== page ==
Are you seeing a pattern here? Could this be the recipe for the greatest month-long party of all time?
Every region has traditional dishes that are sampled by the typical tourist. You go to New York for authentic bagels and deli, New England for clam chowder, Kansas City for a great steak, New Orleans for jambalaya and andouille sausage, Texas for barbecue, and San Francisco for Sourdough bread. But what about dishes only the locals eat? Come with us on a fantasy road trip across the U.S. Let's see what's on the menu as we eat our way from coast to coast.
Stuffies: (Rhode Island): These are stuffed, baked Quahogs (large clams) made with bread crumbs, chopped clam meat, and plenty of juice. Some people add onions, celery, and sausage. Purists don't.
Bialys (New York City): Small, flattened bagels that are baked, not boiled. There's no hole in middle, but a crater you can fill with onions, garlic, and poppy seeds. Shmear on some cream cheese and chow down.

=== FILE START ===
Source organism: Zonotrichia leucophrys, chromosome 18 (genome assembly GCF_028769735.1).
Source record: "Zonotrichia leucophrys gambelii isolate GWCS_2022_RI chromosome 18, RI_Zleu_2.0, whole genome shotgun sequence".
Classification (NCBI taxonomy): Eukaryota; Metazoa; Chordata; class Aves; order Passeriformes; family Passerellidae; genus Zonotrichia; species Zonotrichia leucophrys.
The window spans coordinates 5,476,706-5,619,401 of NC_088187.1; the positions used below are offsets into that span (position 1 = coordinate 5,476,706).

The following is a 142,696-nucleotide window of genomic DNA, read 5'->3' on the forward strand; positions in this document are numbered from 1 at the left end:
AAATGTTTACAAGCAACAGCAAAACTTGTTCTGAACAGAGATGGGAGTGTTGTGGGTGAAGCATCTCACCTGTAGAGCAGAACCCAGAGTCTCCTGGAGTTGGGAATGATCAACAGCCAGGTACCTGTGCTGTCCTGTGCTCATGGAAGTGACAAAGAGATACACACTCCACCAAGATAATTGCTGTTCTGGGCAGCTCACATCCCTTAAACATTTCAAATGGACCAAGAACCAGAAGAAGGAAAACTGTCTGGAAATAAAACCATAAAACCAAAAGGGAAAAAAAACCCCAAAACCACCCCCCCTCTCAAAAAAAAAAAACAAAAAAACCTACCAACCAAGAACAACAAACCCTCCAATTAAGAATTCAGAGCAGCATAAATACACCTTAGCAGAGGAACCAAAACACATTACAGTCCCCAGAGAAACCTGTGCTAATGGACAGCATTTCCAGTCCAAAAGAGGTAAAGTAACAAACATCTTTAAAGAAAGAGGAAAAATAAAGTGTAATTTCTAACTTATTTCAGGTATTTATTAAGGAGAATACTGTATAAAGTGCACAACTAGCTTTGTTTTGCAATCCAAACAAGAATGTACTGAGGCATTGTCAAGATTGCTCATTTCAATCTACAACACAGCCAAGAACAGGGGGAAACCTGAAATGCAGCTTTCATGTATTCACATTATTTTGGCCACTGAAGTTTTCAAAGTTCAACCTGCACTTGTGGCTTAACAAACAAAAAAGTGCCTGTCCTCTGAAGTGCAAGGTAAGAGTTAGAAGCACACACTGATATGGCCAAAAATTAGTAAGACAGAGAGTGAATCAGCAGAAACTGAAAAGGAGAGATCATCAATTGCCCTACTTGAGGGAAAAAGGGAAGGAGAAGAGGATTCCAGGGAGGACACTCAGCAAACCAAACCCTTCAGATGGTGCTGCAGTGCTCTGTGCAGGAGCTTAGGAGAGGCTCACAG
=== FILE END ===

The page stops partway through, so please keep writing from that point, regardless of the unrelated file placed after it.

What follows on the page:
Livermush (North Carolina): A loaf made of pig's liver, head parts, and cornmeal. Locals pan fry slices and serve it with eggs and grits for breakfast or in a sandwich for lunch. North Carolina towns have Livermush festivals. We might skip this one.
Frogmore Stew (South Carolina): Boil up some sausage, corn on the cob, whole red potatoes, shrimp, and crab. No frogs.
Horseshoe Sandwich (Illinois): Open-faced sandwich built bottom up. Start with a thick slice of toast, add a hamburger patty, pile on French fries, and top with cheese sauce containing combination of eggs, beer, butter, Worcestershire, and mustard. Open wide!
Pasties (Michigan): Originally brought by immigrant British miners, pasties are potatoes, onions, meat, and spices baked in a pastry crust. The locals call them “yoopers.”
Chow Chow (New Mexico): This condiment is a pickle relish made of green and red tomatoes, cabbage, onions, and carrots. Served chilled or room-temp, it's often served with fried fish, burgers, hot dogs, fried chicken, and barbecue.
Shandong Beef Rolls (Los Angeles): Start with a fried Chinese pancake, smear with bean paste, and wrap around sliced beef, scallions, and cilantro. Roll it up burrito style.
Geoduck (Pacific Northwest): Pronounced 'gooey duck' these are large deep-water clams with long necks that can grow to 3-feet in length. They're often sauteed in butter, but can also be served sliced thin like sashimi.
Whatever's in your travel kit, don't forget to bring a hearty appetite!
Page 6 of 31